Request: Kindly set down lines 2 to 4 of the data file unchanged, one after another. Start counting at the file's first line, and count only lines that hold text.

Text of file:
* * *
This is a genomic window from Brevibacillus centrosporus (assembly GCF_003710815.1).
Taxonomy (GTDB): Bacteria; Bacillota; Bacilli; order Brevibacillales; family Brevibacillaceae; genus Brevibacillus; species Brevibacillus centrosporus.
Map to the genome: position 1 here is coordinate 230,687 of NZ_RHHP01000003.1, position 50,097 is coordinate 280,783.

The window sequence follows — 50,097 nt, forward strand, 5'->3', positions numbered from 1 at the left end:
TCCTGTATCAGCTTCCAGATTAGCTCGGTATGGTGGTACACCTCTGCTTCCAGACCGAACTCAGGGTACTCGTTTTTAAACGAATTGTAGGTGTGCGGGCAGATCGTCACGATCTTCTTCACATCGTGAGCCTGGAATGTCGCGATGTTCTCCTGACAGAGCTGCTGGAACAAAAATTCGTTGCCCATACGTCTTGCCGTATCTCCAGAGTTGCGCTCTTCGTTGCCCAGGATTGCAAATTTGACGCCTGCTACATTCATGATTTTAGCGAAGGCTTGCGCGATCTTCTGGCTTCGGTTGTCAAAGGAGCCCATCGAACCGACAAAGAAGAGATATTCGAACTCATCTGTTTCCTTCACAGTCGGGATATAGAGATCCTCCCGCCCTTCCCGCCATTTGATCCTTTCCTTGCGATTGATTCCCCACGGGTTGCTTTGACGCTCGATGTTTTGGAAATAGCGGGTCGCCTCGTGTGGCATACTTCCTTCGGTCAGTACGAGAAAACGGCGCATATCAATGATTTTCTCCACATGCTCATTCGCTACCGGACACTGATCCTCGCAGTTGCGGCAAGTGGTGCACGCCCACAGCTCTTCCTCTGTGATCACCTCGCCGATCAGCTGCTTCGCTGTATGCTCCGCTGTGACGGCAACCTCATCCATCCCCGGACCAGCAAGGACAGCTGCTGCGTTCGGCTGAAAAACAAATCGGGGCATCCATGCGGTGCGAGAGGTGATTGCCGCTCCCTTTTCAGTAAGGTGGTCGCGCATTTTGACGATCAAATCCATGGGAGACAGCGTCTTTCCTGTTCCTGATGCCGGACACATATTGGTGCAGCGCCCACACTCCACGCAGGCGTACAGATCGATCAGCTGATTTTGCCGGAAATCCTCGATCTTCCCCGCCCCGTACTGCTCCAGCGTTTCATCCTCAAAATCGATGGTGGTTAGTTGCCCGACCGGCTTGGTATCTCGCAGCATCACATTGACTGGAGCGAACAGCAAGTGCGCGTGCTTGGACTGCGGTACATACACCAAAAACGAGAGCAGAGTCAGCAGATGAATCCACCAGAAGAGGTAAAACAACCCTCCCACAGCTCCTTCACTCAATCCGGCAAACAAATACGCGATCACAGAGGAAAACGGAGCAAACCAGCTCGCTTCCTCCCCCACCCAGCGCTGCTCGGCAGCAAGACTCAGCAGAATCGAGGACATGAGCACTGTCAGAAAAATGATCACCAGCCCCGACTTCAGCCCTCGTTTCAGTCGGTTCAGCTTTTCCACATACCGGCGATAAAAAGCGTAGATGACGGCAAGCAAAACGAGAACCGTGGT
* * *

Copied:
Taxonomy (GTDB): Bacteria; Bacillota; Bacilli; order Brevibacillales; family Brevibacillaceae; genus Brevibacillus; species Brevibacillus centrosporus.
Map to the genome: position 1 here is coordinate 230,687 of NZ_RHHP01000003.1, position 50,097 is coordinate 280,783.

The window sequence follows — 50,097 nt, forward strand, 5'->3', positions numbered from 1 at the left end: